Cooperatives have a long history in Switzerland: as early as in the Middle Ages, there were alpine and common land cooperatives. In these allotment cooperatives, the participating farmers had the right to let their animals graze on a jointly managed alp according to predefined rules of use. An original form of today's cooperative and at the same time also a historical example of the „share economy“.
Now, a few centuries later, cooperatives play a central role in the Swiss economy and society. The same applies to the share economy: sharing, swapping and lending is becoming increasingly popular as it offers an alternative to „classic“ consumption. It reflects the current trend in society for sustainability and more conscious living.
Several renowned sharing portals in Switzerland are organized as cooperatives. And many cooperatives, especially in the residential sector, make use of the structures of sharing portals to manage internal infrastructures and resources.
WeeShare is the tool that enables sharing with trust. Founded in 2011 in the spirit of the real sharing economy, the WeeShare app allows users to manage their shared items, coordinate reservation requests and keep track of costs and expenses at the same time.
In recent years, Weeshare has seen a strong increase in users in the area of housing cooperatives, city districts and housing estates. Whether it's shared living or working spaces, guest flats, the caretaker, the vehicles, the barbecue or ping-pong area or the washing machine: Nowhere else are „sharing“ and „using“ so exemplified as in housing cooperatives or similarly organized networks.
Housing cooperatives are role models in sharing
Practical examples of the use of WeeShare in our day-to-day lives are the car or shared spaces. Instead of owning a car - or renting an office - more people are opting to share or co-use. This approach is very popular in cooperatives and housing estates.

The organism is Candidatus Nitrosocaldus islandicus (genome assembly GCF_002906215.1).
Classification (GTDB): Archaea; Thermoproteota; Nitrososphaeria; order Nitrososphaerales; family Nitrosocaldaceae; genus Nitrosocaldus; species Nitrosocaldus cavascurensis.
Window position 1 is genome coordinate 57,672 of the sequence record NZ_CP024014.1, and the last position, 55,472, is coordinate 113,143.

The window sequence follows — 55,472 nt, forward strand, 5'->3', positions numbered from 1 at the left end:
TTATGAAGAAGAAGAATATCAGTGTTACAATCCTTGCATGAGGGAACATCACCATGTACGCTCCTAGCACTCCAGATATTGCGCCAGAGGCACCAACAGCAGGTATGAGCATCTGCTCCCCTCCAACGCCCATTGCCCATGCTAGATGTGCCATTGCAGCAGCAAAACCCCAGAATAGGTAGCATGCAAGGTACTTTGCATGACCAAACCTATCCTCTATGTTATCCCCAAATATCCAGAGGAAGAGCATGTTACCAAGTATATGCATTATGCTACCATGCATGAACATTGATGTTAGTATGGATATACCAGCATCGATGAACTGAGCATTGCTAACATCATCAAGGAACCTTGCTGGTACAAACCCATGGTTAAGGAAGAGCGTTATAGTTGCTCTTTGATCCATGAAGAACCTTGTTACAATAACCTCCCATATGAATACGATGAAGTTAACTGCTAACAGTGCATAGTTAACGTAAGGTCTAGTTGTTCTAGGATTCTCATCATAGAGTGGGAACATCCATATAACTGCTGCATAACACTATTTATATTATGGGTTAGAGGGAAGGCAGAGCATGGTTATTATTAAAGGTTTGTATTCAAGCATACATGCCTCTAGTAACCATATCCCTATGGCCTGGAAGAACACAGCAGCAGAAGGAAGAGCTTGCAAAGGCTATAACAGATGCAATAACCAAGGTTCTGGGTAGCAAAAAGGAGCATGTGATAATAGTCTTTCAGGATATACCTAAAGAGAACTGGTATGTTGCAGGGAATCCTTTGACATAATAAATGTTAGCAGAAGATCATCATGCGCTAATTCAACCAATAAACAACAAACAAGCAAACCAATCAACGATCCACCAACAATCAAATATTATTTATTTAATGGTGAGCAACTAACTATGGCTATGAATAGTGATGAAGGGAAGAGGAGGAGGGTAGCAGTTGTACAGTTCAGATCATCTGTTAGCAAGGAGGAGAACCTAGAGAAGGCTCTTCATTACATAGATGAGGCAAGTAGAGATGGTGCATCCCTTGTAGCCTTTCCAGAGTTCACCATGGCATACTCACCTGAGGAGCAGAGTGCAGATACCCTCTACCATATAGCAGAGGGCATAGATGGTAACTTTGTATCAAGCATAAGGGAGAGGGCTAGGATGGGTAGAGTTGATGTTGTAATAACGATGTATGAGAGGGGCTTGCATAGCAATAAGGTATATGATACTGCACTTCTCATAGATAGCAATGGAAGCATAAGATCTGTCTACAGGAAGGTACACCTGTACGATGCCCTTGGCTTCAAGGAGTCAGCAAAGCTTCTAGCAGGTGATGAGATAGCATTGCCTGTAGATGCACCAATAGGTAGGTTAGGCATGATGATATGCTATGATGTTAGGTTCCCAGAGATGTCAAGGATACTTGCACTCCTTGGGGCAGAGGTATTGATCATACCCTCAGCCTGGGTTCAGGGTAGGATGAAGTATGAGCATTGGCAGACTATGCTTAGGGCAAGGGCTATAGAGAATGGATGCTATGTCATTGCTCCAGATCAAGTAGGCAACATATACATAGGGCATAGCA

A plus point for sharing items within a cooperative structure is that the different users live in close proximity to each other. At the same time, the tenants in a housing cooperative or residential community usually know each other. That means, respectful treatment of the shared object and a certain amount of tolerance (in case something gets left behind) should be no problem. So as to avoid everyone using the shared car at the same time, it makes sense to discuss the different usage preferences of the participants in advance.
In an ideal situation, for example, in a three-way alliance, the first user would tend to use the car in the morning, the second in the afternoon and the third in the evening or at the weekend. From the experience of our users, we know that even in a car shared with four users, conflicts practically never arise - also thanks to the seamless organisation through WeeShare.
It is clear that now and then something can come up. That's why the linchpin of everything shared - car or whatever - remains the availability. The booking system integrated into WeeShare allows participants to make reservations, check availability and change bookings at any time and from anywhere via the app. Depending on the settings, fellow users are informed of changes by a push message or by email, so that in the event of a cancellation someone else can reserve the object for themselves. In this way, resources are immediately redistributed so that the shared object can be used to its full capacity.